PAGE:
August 18, 2010

Soochiew Ko or Man Chiew Ko (Manchu Kuih)

The Foochow Wedding Banquet of yesteryears would always include a plate of Man Chiew Ko at the end.

When I was young I thought that eating this cake I would become very mang chiew (speedy hands and hence a speedy worker) . So a kuali or diang owned by a Foochow must be Man (quick and hot). An employee must be man kar man chiew (quick). Those were the days! Remembering them makes me smile.

Later when I started to learn to read recipe books I realised that the nutty and oily cake that I like so much (in fact I not only have a sweet tooth - all my 32 teeth are sweet!!) is actually the Manchurian Cake fit for a Qing Emperor. We Foochows like to join our words together and they sound different to people from a different dialectic group.

Here are some examples of our dialect. So my karoo or legs are very big and my michiu (sounds like beer)or eyes are fairly big too. My children's favourite Foochow term is goruk-ah (arm pit)!! So whenever I help students to say the word "Strawberry" I would remind them that they have to say strawbri like the Foochows....and then "booring" is Foochow for fly. It is sometimes hard to pinyin Foochow words.

This recipe is for my friend Lisa Tie of Hamilton. Send a slice over when you make it Lisa!!
Set A
Make lard from the following
500 gm pork fat (to make lard) or use shortening instead. Take out the yiu char (particles)set aside and blend.
and then add 200 gm chopped shallots to fry in the lard until crispy or buy the ready made/fried ones - blend this also.

Set B
Cook the following until sugar well dissolved:
300 gm or less white sugar
200 ml water
Some dark soy sauce for colouring


200 gm peanuts (dry roasted)- remove skin and mill until fine

20 gm or more toasted sesame seeds (mixture of black and white)
8 -10 red dates pitted and finely sliced
500 gm low protein flour

Finally in a bowl combine milled peanuts and flour and the blended pork particles and shallots and the dates. Add lard and syrup. Combine all the ingredients until well mixed. (My aunt used to mix all the ingredients in her kuali so that she did not need to wash too many bowls.)

Grease a shallow rectangular pan. (9x9) Pour the mixture in (it is quite dry) and press the mixture down with your hands or a potato masher. Spread a layer of sesame seeds on top evenly. Some people like lots of sesame seeds so you can be generous with them.

Steam over medium heat for two hours. Sprinkle more sesame seeds for decoration.

Cool well before slicing.

Enjoy this manyew goh....cheers.


t.p.tong said...

Oh my God ! Manchiew ko is my great favourite !!

Sarawakiana@2 said...

TP...Try to find out where to get Manchiew Ko in Sibu or many people want to buy !!I am glad you like it.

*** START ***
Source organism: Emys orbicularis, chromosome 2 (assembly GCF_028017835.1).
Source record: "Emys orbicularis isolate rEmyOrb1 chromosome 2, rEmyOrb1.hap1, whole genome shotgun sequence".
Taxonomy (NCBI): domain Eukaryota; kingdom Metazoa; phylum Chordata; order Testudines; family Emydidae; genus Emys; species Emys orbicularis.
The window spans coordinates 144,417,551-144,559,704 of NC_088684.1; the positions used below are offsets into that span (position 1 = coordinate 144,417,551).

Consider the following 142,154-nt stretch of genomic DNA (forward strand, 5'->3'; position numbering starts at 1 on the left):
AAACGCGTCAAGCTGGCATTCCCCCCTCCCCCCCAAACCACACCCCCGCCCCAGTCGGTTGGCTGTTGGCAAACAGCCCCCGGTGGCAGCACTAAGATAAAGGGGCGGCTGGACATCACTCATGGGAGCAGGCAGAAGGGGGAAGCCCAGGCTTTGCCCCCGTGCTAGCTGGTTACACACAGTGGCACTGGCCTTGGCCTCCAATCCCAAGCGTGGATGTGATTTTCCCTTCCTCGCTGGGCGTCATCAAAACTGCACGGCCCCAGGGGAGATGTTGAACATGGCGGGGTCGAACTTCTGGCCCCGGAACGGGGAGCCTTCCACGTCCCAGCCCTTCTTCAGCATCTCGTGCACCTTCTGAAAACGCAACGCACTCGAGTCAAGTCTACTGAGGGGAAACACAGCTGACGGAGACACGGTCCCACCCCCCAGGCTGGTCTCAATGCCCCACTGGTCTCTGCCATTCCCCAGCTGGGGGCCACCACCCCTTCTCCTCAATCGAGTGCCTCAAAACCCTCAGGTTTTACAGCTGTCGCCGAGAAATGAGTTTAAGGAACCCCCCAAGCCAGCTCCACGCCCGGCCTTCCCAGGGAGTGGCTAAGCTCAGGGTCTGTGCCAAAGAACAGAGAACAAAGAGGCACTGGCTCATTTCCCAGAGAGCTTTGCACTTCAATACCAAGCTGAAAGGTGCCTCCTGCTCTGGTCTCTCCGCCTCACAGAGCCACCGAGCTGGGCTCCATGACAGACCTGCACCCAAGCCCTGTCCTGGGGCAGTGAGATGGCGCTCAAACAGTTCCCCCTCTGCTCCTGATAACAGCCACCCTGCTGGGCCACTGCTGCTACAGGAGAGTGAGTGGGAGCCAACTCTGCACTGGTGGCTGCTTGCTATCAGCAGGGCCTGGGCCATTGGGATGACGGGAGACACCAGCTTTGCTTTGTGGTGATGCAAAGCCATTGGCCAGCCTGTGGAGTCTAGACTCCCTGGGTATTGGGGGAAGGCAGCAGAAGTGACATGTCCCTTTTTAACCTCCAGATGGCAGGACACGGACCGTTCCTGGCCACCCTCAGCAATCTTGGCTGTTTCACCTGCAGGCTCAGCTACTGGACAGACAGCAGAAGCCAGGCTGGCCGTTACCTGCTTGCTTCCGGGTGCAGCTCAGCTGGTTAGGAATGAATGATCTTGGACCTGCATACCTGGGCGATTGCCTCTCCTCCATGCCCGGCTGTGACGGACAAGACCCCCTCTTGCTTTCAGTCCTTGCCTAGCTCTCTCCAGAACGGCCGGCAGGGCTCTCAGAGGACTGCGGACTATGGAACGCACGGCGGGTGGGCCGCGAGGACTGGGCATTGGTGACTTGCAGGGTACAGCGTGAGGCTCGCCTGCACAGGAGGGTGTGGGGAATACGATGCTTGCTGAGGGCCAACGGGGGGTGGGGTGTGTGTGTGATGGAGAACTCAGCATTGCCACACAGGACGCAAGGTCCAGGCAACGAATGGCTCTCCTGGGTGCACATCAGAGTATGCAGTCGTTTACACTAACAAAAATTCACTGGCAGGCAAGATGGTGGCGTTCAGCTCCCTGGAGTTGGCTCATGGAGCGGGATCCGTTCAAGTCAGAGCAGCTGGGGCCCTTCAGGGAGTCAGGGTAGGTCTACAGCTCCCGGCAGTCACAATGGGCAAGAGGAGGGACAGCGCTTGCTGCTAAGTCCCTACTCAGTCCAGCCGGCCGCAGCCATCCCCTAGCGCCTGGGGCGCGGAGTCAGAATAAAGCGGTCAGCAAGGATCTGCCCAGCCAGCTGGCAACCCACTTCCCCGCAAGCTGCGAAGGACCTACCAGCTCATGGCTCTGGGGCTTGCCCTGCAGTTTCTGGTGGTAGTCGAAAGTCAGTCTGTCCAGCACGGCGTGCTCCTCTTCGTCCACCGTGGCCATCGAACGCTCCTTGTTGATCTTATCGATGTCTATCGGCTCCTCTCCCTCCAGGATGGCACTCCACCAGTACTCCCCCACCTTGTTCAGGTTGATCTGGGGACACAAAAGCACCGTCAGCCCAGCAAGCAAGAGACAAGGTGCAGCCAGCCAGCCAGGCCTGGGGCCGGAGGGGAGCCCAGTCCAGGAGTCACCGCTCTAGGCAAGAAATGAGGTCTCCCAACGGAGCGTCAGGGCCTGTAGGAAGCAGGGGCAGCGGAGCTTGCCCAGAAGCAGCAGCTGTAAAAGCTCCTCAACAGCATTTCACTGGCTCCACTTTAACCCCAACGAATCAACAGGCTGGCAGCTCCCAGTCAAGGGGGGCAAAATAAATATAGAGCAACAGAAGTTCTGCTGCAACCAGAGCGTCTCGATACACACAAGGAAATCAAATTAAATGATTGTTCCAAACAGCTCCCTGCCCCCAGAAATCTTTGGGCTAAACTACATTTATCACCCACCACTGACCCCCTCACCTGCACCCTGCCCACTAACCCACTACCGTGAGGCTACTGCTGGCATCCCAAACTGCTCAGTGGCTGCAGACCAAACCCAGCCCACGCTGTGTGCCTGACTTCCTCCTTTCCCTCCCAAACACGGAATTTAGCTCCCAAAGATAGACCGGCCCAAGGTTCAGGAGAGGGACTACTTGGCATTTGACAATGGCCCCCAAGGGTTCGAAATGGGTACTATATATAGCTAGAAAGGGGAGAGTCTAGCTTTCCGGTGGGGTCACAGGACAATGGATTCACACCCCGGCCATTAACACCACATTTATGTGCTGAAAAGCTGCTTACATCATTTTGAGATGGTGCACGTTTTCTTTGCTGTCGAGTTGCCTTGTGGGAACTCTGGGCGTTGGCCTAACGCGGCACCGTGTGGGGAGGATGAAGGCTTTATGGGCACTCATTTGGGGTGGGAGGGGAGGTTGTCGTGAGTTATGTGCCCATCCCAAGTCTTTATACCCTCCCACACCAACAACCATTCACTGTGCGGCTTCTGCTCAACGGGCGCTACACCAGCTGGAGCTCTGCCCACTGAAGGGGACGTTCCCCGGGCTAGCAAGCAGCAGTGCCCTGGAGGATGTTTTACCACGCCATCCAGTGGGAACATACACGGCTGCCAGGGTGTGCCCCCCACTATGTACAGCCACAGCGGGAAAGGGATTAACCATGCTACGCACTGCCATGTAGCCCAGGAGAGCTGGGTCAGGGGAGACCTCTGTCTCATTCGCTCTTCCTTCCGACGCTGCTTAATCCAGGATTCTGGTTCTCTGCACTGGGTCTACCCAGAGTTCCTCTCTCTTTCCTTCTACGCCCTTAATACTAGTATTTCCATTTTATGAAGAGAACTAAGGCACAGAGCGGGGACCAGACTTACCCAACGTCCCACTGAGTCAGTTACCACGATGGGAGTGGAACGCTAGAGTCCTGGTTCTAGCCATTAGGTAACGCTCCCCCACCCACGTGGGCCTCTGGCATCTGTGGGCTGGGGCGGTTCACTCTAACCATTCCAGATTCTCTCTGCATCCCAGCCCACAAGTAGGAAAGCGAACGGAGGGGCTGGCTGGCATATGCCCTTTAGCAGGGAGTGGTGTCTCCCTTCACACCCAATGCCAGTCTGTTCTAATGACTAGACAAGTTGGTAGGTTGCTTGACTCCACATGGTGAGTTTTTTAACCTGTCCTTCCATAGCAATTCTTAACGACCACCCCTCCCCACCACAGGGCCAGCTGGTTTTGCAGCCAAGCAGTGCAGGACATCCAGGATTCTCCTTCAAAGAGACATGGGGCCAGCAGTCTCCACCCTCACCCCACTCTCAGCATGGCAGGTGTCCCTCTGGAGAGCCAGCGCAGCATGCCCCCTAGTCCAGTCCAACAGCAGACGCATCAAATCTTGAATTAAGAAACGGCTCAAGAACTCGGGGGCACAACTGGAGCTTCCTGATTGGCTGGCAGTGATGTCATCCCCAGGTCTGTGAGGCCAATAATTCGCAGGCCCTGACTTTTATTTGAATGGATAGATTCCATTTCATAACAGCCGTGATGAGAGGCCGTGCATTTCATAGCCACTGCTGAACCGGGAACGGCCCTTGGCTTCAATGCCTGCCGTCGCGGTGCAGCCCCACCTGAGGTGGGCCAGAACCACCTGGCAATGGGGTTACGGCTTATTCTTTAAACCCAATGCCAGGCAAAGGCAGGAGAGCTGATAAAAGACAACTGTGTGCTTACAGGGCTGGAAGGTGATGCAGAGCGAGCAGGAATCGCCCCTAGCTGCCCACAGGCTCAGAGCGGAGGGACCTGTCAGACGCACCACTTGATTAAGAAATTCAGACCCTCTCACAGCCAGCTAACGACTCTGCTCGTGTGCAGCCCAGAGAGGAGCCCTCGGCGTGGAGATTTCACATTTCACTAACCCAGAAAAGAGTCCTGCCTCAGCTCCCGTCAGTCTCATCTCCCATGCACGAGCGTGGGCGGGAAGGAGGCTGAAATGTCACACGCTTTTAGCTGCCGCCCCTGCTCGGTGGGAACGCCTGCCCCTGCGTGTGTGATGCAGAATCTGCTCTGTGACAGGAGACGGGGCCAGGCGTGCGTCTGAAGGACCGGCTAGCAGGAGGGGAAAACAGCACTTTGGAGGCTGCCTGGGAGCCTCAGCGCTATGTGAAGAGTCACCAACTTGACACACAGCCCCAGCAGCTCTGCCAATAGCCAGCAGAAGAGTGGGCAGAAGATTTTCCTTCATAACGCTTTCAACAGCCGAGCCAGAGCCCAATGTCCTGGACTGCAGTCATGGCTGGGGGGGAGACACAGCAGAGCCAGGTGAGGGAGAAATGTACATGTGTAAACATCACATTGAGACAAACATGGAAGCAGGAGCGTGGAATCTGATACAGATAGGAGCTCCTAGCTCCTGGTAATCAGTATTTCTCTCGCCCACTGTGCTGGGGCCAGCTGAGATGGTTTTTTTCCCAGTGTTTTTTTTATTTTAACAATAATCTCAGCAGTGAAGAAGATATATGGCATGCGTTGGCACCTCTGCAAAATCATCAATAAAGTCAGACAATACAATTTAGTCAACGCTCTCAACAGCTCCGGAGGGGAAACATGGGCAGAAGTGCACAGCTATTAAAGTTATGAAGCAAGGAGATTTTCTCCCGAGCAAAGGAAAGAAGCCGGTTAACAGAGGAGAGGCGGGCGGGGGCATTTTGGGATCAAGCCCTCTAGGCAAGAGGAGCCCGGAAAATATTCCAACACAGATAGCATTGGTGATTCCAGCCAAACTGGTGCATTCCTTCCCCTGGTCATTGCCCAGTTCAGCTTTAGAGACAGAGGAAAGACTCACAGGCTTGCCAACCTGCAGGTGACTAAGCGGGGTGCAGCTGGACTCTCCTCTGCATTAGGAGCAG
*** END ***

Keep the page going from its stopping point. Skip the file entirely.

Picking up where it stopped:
Anonymous said...

Hi, I have a friend in Btu who knows how to make this manchiew ko, I used to buy from her but still like not the taste during my young days when we could get from the Hock Chiu Liu Res.
Make me salivate already lo! How about u make it and our whole group LCG go to your place? That evening we really missed u lah? Iv

t.p.tong said...

Besides Res Hoch Chiu Liu,if i'm no mistake,Res Ming Kong now at Bank Road,and a stall at Pasar Malam also sell the wonderful manchu ko !!

Sarawakiana@2 said...

Anonymous...I am not sure I could make it well...always could buy some from Sibu...we'll see.

Sarawakiana@2 said...

TP Tong

thanks for the info...any private homes producing it?

Anonymous said...

Hi, Changyi
Thanks for the receipe.I think I can modify the receipe a bit to make it less fatty by using vegetable shortening.So many Foochow wants to eat and I may sell it on line if I am good at it.Doesn't seen too difficult to make.

Lisa, Hamilton, NZ

t.p.tong said...

Sorry,Changyi, i 'm not familiar any home-made personnel,but a friend of mine can bake nice mangchiu ko to himself only during Chinese N Y,and he always give me some !

Sarawakiana@2 said...

Hi Lisa
I am glad you find the recipe is the simplest I can find...and I am sure you can sell it on line. I will let all my friends and relatives know too...let me know of your wonderful results..I will try this recipe too. I was given one very difficult one many years ago...also in Chinese...too many words until I got confused.

Sarawakiana@2 said...

You are one lucky have a good friend there.....Cheers.

Anonymous said...

Just thinking.You can make this receipe out of butter which will taste equally good.No red shallots in NZ but I will use the ordinary big onions instead.I thinking baking it will be better than steaming it.Will try during my days off.Have you ever try making Niankau by baking instead of steaming ? It tastes yammy and so much less work and energy saving too.

Lisa, NZ

Sarawakiana@2 said...

Hi Lisa
Thanks for the tips...Niengow has always been my favourite. I would buy several and eat throughout the year....Freeze thaw steam and eat!! I do prefer baking. Steaming tends to be too long and often in my absent mindedness I forget and the kuali dries up!!

May be I will try using butter to make this cake. Good for people who cannot tolerate eggs.


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